The first recorded baseball game by American troops in Europe in World War II is played between the 2nd and 3rd Battalions of the 133rd Infantry Regiment, 34th Division. A crowd of more than 1,000 locals are treated to a play-by-play account over a public address system, a concert by the regiment band, and an impromptu jitterbug demonstration on the sidelines. Pitching for the winning 3rd Battalion in the 14-4 game is Corporal Robert Lange who had an 8-4 won-loss record with the Flint Arrows of the Michigan State League in 1940. In the sixth inning, Corporal Leo J Robinson, a 24-year-old semi-pro outfielder from Harper's Ferry, Iowa , hits the first home run by an American serviceman in Europe in World War II.



A league exclusively for servicemen is set up in New Orleans with ten teams. Players are from various branches of the Army, Navy and Coast Guard.


Former major league infielder Joe Dugan conducts a baseball instructional school for the 26th Infantry at Camp Edwards, Massachusetts. The school is sponsored by the recreation department of the WPA and features other former major league players.


Pitching against a picked Australian team in a game at the Advanced American Training Camp Base in Australia, John Lund, former minor league pitcher, strikes out 16 of the 21 batters he faces in the seven inning game.


A new incentive is offered to all service teams to participate in any one of the 45 state championship semi-pro tournaments. Army teams may qualify through any one of the state tournaments, not necessarily the one in the state where the camp is located.


May 3

Maxie Wilson, former pitcher with Portsmouth in the Piedmont League, throws a no-hitter for Norfolk Naval Training Station against Hampden-Sydney College.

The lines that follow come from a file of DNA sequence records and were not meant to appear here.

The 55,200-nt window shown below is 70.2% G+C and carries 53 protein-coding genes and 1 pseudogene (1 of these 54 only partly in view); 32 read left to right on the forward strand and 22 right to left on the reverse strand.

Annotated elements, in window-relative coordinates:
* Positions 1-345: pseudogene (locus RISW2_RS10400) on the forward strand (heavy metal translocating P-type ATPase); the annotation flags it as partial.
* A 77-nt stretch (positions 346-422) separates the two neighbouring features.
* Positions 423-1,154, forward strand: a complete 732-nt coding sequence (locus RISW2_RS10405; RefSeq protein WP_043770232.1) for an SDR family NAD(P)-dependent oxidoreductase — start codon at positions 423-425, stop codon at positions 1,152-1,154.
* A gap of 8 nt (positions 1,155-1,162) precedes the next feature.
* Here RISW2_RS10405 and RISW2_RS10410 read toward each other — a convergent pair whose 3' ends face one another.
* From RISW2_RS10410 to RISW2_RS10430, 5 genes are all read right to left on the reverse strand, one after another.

May 5

Norfolk Naval Training Station wins its 21st victory in 23 games, defeating Bridgewater College, 13 to 3.


May 6

The besieged American and Filipino garrison at Corregidor Island in Manila Bay surrenders to the Japanese, giving them control of the Philippine Islands.


May 7

Allied naval and air forces eliminate a Japanese task force in the Coral Sea, sinking 100,000 tons of Japanese shipping between New Guinea and the Solomon Islands. The Japanese had planned to land forces either in Australia or the New Hebrides. This battle marks the first serious Japanese setback of the war.


May 10

Camp McCoy, Wisconsin, play a 20-inning game against Whitehall, Wisconsin, winning 5-4.


May 11

Making his farewell appearance at Norfolk Naval Training Station, Bob Feller strikes out 14 and wins, 3 to 0, against Norfolk of the Piedmont League. Feller leaves the next day for Providence, Rhode Island.


May 27

Great Lakes Naval Training Station win the service championship of Northern Illinois by defeating Camp Grant, 4 to 1.


May 29

Senators’ Elmer Gedeon becomes a lieutenant and receives his wings with the Army Air Force at Williams Field, Arizona.


The athletic field at Foster Field, Texas, is renamed “Lou Gehrig Field.”


May 31

$1,638.20 is raised for the Army and Navy Relief Funds when the Naval Reserve Base of Oakland beat the Chico Flyers, 9 to 0.



Dick Skale, a young catcher with Waterloo in the Three-I League, is among those reported missing following the capture of Corregidor in the Philippines. Skale later turns up safe and well, and plays for Shreveport in the Texas League after the war.


The baseball field at Camp Roberts, California, is named “Meyers Field” in honor of Otto Meyers, former outfielder with Durham. Meyers was responsible for building the diamond, complete with sprinkling and drainage systems.


A US Army team in Sydney, Australia, defeats an Australian team from New South Wales in four games out of seven, to win the MacArthur Cup.


June 1

Approximately 160 dozen baseballs have been shipped to various units in the armed forces through the Baseball Equipment Fund, it is revealed by Ford Frick and Clark Griffith, members of the fund committee.


June 7

American air and naval forces win the Battle of Midway as they intercept the Japanese fleet attempting to seize the strategic island, inflicting heavy losses. The American victory checks the Japanese advance across the central Pacific and eliminates the threat to Hawaii.


June 10

The Chanute Field Planesmen register their fifteenth win in 18 games by defeating the Andersons of Bloomington, Illinois, 4 to 3.